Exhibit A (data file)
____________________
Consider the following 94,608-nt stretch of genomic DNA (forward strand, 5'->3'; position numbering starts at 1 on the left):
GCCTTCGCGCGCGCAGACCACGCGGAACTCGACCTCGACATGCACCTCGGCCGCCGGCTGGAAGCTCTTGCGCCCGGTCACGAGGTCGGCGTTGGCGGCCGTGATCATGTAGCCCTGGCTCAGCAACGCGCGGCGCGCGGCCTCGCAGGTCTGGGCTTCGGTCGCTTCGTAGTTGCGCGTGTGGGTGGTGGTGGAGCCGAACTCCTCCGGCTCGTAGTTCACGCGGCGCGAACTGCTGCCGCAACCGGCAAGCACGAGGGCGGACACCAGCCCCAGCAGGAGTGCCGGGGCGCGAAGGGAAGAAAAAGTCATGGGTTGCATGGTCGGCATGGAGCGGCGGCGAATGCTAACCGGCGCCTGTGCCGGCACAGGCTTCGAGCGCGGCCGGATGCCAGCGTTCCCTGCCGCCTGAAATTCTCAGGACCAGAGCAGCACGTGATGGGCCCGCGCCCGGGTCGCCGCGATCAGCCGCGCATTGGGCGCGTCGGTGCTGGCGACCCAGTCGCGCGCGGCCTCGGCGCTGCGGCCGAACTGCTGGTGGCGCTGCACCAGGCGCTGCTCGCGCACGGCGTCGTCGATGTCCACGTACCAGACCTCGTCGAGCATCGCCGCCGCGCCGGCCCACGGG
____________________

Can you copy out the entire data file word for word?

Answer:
Consider the following 94,608-nt stretch of genomic DNA (forward strand, 5'->3'; position numbering starts at 1 on the left):
GCCTTCGCGCGCGCAGACCACGCGGAACTCGACCTCGACATGCACCTCGGCCGCCGGCTGGAAGCTCTTGCGCCCGGTCACGAGGTCGGCGTTGGCGGCCGTGATCATGTAGCCCTGGCTCAGCAACGCGCGGCGCGCGGCCTCGCAGGTCTGGGCTTCGGTCGCTTCGTAGTTGCGCGTGTGGGTGGTGGTGGAGCCGAACTCCTCCGGCTCGTAGTTCACGCGGCGCGAACTGCTGCCGCAACCGGCAAGCACGAGGGCGGACACCAGCCCCAGCAGGAGTGCCGGGGCGCGAAGGGAAGAAAAAGTCATGGGTTGCATGGTCGGCATGGAGCGGCGGCGAATGCTAACCGGCGCCTGTGCCGGCACAGGCTTCGAGCGCGGCCGGATGCCAGCGTTCCCTGCCGCCTGAAATTCTCAGGACCAGAGCAGCACGTGATGGGCCCGCGCCCGGGTCGCCGCGATCAGCCGCGCATTGGGCGCGTCGGTGCTGGCGACCCAGTCGCGCGCGGCCTCGGCGCTGCGGCCGAACTGCTGGTGGCGCTGCACCAGGCGCTGCTCGCGCACGGCGTCGTCGATGTCCACGTACCAGACCTCGTCGAGCATCGCCGCCGCGCCGGCCCACGGG